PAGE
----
Google Criticizes Canada’s Proposed “Link Tax”


Google is swinging against a law proposed by the Canadian government that would force search engines to pay publishers for listing content.

Canada’s proposed Online News Act would force tech companies to enter into deals with news organizations for the content appearing on their platforms.

then modeled Law introduced in Australia Last year. If the bill is passed and becomes law, it could encourage more countries to take a similar approach.

Sabrina Geremia, Vice President and Managing Director of Google Canada, set aside the Online News Act proposal in a blog post.

Google’s main point of contention is the aforementioned “link tax,” which the search company claims will make the news industry worse.

In an era where dwindling profits are rapidly closing down newsrooms, a stream of revenue from Google could help keep more publishers in business.

So why is this a bad thing?

Google argues that the proposal does not clearly define what qualifies as a news organization. This can result in rewards for “ineligible” publishers.

In addition, the Online News Act would prevent tech companies from penalizing or preferring news organizations they have tied up with.

In other words, Google’s ability to rank search results for news items would be limited.

What started in Australia is reaching Canada and it may come to your country further. Here’s more information about how link tax can potentially affect search results.

What is a Link Tax?

Google is equating the money it pays to Canadian news organizations with a government-imposed tax.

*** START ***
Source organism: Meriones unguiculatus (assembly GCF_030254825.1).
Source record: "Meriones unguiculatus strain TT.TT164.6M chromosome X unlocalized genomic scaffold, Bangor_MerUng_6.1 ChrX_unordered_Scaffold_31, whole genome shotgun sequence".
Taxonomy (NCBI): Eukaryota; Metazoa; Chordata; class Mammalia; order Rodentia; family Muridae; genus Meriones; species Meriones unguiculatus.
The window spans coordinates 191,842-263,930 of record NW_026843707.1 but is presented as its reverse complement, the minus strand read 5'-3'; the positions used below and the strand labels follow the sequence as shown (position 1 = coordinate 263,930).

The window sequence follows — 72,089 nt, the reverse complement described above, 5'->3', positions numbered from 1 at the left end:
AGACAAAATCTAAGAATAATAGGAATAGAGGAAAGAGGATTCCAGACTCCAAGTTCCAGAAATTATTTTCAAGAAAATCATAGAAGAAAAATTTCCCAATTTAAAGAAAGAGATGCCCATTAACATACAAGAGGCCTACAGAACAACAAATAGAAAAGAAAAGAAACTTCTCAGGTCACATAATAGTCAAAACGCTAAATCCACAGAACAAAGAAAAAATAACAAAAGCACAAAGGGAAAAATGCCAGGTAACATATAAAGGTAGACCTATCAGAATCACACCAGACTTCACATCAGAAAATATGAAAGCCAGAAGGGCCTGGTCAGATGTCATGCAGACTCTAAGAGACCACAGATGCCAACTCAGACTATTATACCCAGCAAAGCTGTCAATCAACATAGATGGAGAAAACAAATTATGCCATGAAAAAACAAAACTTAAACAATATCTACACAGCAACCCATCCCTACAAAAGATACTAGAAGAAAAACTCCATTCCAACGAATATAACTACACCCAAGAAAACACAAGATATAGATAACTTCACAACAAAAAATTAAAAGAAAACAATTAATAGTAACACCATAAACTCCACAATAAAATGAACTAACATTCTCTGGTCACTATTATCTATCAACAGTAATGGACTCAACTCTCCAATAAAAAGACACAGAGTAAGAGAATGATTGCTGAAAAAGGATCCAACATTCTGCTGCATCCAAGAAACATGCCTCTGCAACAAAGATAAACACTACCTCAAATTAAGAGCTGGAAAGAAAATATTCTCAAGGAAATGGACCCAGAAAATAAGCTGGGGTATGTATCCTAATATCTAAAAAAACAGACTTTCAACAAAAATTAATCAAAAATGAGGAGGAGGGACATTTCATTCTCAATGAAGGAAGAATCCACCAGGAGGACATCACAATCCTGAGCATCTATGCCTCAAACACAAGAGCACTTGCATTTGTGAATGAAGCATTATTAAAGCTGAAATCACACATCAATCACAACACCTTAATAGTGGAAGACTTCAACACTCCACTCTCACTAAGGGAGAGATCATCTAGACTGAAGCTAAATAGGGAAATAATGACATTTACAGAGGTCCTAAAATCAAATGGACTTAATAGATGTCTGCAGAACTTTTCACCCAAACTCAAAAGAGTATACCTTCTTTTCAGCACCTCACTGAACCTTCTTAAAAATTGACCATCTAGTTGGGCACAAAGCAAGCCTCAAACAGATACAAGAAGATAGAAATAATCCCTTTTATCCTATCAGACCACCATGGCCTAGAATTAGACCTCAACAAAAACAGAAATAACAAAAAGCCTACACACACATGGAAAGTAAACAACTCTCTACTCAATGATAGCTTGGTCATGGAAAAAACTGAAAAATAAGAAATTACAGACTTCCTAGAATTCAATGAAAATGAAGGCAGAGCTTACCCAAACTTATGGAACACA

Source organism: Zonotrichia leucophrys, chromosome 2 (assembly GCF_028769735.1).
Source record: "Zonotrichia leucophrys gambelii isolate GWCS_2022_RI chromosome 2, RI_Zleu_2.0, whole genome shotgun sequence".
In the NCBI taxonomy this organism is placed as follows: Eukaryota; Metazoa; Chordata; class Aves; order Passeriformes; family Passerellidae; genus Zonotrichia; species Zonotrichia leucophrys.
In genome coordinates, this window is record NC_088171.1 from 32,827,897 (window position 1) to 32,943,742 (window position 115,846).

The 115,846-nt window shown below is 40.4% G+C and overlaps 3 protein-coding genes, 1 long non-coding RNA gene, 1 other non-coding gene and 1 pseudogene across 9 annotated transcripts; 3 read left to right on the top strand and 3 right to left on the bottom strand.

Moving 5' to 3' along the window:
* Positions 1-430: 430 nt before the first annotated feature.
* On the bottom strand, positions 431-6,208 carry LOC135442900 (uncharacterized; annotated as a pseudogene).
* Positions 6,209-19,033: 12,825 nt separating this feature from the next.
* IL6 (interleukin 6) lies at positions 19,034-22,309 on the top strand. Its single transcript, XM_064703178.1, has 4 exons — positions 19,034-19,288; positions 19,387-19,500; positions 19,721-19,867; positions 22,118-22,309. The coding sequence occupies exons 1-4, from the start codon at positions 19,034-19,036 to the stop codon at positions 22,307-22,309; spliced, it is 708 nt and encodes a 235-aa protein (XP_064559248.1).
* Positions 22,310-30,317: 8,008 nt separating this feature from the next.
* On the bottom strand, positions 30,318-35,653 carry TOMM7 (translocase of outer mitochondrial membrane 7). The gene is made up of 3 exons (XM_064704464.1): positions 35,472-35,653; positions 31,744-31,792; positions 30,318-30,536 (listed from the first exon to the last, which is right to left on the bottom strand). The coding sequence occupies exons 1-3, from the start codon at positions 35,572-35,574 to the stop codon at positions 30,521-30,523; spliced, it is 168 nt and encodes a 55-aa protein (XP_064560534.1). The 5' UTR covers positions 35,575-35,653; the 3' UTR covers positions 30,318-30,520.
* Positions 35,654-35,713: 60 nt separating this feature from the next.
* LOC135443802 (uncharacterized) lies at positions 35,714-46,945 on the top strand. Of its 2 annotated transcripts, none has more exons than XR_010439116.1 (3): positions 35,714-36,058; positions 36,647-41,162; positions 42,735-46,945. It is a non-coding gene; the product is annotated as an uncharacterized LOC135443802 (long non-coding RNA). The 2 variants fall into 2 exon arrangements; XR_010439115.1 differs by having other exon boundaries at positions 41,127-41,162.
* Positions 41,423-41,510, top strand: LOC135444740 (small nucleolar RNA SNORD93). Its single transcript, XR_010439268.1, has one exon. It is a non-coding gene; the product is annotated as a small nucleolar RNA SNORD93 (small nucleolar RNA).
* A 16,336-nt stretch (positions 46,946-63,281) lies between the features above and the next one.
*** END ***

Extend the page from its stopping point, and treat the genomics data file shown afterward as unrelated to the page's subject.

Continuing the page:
The “tax” will not be paid to the government, however, which will be paid to publishers every time Google links a searcher to their content.

News organizations will be eligible to receive compensation as long as they regularly employ two or more journalists in Canada.

Broader definitions of eligible news businesses could compel Google and other tech companies to compensate publishers that do not meet basic journalism standards.

For example, outlets that intentionally spread misinformation can benefit from a link tax if they meet the simple criteria of having two Canadian journalists on the payroll.

As written today, the proposed Online News Act would prevent Google from giving any preference to publishers it contracts with.

This means that Google will not be able to rank those publishers’ webpages higher than others, even if they are of higher quality or more relevant to a searcher’s query.

Possible issues due to link tax

Google claims that Link Tax will “break” search results for everyone.

The issue isn’t that Google is being forced to pay publishers, it’s about the types of publishers that can eventually get paid.

Technically, a publisher who advances conspiracy theories about current events may be eligible for compensation if they employ at least two Canadian writers.

On top of that, Google won’t be able to degrade those publishers in Canadian search results. The Online News Act states that publishers who receive payment from Google cannot be penalized or given preference.

If the bill passes as of today, it would really break the way Google is designed to function.

In the long run, this has the potential to set a dangerous precedent for laws that other countries can apply to Google.

The bill is currently being reviewed by the House of Commons of Canada. Google says it intends to work with the Canadian government in the coming weeks to refine the law.


sources say, Government of Canada, Google, globe and mail

Featured image: Vitaly Stock / Shutterstock





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